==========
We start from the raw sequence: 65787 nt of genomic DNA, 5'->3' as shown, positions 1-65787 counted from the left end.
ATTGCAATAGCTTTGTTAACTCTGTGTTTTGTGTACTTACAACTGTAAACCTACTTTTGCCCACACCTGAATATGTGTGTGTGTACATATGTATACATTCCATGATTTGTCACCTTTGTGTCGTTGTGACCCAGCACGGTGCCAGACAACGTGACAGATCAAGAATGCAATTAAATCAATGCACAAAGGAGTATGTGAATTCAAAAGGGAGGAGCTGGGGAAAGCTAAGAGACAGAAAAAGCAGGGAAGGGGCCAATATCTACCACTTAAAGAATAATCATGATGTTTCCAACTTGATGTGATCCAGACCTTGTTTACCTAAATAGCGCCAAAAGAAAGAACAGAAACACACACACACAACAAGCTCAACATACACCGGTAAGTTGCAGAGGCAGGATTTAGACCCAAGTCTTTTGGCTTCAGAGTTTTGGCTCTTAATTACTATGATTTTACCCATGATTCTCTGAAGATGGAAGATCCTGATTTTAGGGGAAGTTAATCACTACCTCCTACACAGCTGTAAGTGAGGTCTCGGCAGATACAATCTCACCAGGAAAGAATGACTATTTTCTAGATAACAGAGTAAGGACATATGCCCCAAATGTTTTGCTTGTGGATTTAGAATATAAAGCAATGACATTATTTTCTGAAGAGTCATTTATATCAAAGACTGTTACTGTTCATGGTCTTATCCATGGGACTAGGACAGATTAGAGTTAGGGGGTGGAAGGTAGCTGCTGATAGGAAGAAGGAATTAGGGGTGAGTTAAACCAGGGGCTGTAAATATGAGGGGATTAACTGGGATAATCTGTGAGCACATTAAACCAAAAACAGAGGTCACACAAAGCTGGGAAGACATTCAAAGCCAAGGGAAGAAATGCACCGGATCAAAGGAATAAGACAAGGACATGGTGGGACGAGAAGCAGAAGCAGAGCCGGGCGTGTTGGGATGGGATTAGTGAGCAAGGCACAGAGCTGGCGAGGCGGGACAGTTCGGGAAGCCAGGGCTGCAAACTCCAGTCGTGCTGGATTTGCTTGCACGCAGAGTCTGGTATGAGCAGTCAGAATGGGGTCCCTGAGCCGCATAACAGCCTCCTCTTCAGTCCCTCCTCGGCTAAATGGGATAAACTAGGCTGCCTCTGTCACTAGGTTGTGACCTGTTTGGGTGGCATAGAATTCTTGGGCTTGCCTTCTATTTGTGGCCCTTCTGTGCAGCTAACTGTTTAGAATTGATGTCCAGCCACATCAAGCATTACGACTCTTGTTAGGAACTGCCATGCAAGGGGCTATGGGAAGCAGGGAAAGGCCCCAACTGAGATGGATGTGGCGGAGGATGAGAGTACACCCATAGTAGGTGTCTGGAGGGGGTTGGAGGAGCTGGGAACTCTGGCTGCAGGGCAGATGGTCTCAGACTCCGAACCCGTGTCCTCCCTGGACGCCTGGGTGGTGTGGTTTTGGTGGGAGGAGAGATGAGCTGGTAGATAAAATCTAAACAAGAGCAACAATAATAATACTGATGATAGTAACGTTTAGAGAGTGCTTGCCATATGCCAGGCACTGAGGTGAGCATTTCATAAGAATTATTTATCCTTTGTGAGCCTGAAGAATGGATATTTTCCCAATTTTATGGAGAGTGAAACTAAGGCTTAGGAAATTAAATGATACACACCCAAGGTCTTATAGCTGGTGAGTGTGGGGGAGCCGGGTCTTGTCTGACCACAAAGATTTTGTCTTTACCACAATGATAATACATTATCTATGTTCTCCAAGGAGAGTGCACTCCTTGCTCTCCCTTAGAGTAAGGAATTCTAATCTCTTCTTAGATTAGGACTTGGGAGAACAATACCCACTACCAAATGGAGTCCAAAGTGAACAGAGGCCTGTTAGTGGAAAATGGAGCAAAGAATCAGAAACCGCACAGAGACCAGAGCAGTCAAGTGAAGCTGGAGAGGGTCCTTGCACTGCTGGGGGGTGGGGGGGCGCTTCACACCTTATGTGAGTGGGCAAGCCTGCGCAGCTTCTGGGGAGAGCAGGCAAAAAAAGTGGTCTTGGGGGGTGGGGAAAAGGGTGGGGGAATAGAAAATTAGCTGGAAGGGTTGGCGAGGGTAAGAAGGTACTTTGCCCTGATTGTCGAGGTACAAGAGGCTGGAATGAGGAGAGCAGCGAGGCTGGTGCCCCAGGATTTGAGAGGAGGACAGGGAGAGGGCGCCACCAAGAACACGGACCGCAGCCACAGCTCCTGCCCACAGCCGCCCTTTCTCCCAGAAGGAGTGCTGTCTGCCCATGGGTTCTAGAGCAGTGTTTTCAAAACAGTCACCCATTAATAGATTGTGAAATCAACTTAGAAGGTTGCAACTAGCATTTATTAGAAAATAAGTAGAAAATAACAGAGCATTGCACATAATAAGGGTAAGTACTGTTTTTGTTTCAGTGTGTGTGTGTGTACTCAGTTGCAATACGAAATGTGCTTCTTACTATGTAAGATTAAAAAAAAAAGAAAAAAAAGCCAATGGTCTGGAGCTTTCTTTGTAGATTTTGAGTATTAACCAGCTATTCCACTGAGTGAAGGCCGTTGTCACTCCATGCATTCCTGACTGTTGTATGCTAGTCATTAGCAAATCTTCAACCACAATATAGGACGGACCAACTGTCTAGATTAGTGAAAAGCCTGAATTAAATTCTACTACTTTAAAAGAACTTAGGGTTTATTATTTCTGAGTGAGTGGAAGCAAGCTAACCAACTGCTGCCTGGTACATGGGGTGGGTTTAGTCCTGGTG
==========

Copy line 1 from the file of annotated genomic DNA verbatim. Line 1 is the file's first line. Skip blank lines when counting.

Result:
We start from the raw sequence: 65787 nt of genomic DNA, 5'->3' as shown, positions 1-65787 counted from the left end.